It’s different in that I have no one to blame for how hard it is but myself. I’m trying to come at it like this is someone else’s music and trying to make the music out of it from what I see on the page, rather than feel like I have the freedom to change what it is because I wrote it. So I’m really trying to stick to what is on the page and what I can do with the notes that are given.

Does it help you to disassociate somehow? What does it help you to do?

Absolutely! I think I can create more music from it. Especially having had the break from when I originally wrote it in 2014 til today, I feel a bit of a fresh eye and a fresh ear to the piece having a little distance, not feeling so married to it as a piece of mine. It’s just a piece for cello now.

Has this process helped you feel inspired to continue composing?

I would really love to continue writing music. I don’t know if it will be for cello. Obviously, it’s a convenient medium. I would like to perform this piece some more and I’m really excited to have this premiered for this concert.

How long have you played with Wild Rumpus, and how did you discover you were interested in new music and even in composing?

I’ve played with Wild Rumpus since 2012. As far as new music goes, I first discovered new music when I was fifteen years old. I played in the Seattle Youth Symphony, and we played Aaron Jay Kernis’ Symphony No. 2 and I was obsessed from that point on. Its funny; everybody else did not get the idiom. They couldn’t stand it, what is this crap, whereas I felt o my gosh this is amazing! So I knew there was something to it, which led me into discovering new works. In my undergraduate training at University of Washington I was active in the new music ensemble performing new works and performed in a contemporary improv quartet. I’m really happy to continue my passion for it with Wild Rumpus. It’s exciting to work with composers at this close a level.

How do you want the audience to approach this piece on a first listen?

Even though the piece is based on a random repeating motif, it is very repetitive in a classical composition sense in that I have a mode and I modulate with the mode and play different transpositions of such mode. So if you listen with a classically informed ear it will be pretty self-explanatory. The sonority is a little different than you would experience in say a piece by Brahms or Bach or anything classical.

What role does the audience play for you in this context?

Well since I’ve been a performer, I feel like such an intermediary between the theoretical composition of music and what it actually is – I believe to communicate and grow some sense of deeper connection with other people. I believe it’s a very connective force that we have as humans to be able to transform sound waves and affect us on a very emotional level. I think it’s my job usually as a performer to effect that change in people. Usually since I am performing other people’s compositions it’s my job to interpret what perhaps their intended emotional construct or communicative construct would be and be able to communicate that using my voice with the cello and as a performer. To communicate that to an audience and effect some change in them or some sort of connection for them with the music. As a composer, I feel that, it’s interesting but it makes you take that one extra step back from that sort of level of connection. I connect to the ocean and this piece is about the sea. Using that sort of connection is how I feel I came up with the tone of the piece. However, I did not have the audience so much in mind. Its more about my connection to the sea.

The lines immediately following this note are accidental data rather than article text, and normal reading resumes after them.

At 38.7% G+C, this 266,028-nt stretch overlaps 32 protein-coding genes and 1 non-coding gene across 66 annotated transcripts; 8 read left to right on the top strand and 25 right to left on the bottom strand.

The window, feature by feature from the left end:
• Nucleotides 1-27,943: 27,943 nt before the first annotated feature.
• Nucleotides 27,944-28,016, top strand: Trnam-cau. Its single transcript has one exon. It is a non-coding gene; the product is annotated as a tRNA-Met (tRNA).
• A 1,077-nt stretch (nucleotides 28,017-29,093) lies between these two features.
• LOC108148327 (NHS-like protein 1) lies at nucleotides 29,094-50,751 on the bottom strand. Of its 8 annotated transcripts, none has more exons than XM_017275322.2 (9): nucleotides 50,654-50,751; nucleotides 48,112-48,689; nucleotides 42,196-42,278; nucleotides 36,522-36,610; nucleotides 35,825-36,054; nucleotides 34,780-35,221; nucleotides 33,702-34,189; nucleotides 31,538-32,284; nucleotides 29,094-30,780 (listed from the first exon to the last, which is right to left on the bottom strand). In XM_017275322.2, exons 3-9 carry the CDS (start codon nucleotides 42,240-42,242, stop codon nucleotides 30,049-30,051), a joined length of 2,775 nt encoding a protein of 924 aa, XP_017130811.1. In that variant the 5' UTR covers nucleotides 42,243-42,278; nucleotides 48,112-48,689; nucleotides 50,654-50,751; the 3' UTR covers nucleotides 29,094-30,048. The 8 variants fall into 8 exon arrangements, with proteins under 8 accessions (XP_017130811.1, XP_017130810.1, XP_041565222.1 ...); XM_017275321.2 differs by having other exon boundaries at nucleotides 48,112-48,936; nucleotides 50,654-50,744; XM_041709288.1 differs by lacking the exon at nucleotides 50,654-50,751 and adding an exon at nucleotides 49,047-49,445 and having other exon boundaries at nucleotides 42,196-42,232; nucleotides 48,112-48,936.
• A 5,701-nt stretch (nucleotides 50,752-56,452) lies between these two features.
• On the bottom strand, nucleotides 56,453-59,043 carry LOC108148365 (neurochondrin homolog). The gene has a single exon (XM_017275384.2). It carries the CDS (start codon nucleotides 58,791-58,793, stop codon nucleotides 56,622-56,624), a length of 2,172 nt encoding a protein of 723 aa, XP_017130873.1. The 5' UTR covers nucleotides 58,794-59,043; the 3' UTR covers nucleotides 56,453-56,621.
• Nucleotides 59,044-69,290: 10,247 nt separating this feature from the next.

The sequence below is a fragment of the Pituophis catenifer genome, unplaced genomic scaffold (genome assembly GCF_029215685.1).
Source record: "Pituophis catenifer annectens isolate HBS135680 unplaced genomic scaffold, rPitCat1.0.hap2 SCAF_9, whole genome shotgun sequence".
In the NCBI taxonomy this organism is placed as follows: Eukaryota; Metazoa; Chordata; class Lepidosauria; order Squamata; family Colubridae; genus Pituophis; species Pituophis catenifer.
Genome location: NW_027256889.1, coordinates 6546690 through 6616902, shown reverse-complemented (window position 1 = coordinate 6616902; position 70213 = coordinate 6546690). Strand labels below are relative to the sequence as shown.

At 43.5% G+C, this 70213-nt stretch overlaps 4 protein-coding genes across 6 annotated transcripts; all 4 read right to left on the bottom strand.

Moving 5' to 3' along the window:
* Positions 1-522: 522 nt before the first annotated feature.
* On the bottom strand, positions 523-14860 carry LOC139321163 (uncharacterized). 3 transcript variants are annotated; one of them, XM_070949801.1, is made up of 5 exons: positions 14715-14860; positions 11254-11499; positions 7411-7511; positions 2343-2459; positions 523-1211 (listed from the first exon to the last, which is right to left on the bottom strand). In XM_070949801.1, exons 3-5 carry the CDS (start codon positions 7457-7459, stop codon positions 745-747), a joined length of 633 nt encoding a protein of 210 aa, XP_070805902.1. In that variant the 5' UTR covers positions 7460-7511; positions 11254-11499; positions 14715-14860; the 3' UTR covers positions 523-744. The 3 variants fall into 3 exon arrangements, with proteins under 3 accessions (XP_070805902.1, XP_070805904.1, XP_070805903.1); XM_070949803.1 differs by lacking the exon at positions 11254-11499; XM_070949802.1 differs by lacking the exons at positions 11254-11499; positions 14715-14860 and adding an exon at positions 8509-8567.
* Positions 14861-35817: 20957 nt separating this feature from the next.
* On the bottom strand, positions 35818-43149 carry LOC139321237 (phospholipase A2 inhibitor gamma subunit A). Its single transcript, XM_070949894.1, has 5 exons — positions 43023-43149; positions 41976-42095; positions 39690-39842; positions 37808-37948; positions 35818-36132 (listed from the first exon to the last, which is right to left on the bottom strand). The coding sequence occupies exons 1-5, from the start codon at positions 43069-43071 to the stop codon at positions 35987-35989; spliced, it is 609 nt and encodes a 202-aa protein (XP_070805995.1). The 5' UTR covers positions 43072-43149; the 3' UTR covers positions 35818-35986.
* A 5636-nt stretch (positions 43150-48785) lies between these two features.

Christopher Cresswell: Interview

cresswellJoin us on Friday, October 16 at the Berkeley Arts Festival for the opening concert of Wild Rumpus’s fifth season! One of the pieces we will be premiering is “From Dreams, We Emerge” by Christopher Cresswell. I recently interviewed Cresswell, where we talked about his piece, career, and arts advocacy. For more information on Cressell, visit his website.

How long have you been in England and what brought you there?

I’ve been here for a week and a half for grad school. I’m starting the first year of a 2-year Masters program. I’ll be here for the next couple years, in and out of America.

What drew you to Birmingham specifically, and to studying abroad?

Part of it was the desire to travel; I never did the study abroad thing when I was an undergrad. I always wanted to live overseas. I don’t really speak a foreign language very well, so England seemed like a good fit. The school here is totally open to creativity; there’s no real school of thought – none of that doctrine that you can get sometimes in higher education. There are people who write pop songs, who write classical music, weird instrumental stuff, it’s very encouraging of creativity. I do sort of singer-songwriter stuff, I do the sort of stuff I did for Wild Rumpus, so I tend to be all over the map anyways, and this seemed like a good fit.

What is it about all of these different things, both the electronic stuff, the singer-songwriter stuff, even the arts admin or arts advocacy. How did you get involved in all of those and what draws you to all of these different areas?

I’m definitely one of those people who constantly needs to be doing something, so that’s part of it. I’ve always loved sound. When I was a little little kid, I wanted to be a singer because that’s all I knew how to do. Then I picked up the trumpet, and then the guitar, and when I was 13, 14 years old I started to write songs on my guitar and play them in coffee shops. They were awful. I would set up little shows in the coffee shop, and I grew up in a small town so there was one coffee shop and my other buddy who wrote songs, we would trade off Fridays. it was totally that wanna-be singer songwriter thing. Then I went to college and Cage blew my brain open. I really fell in love contemporary classical music, so I thought that’s what I was going to be for a while.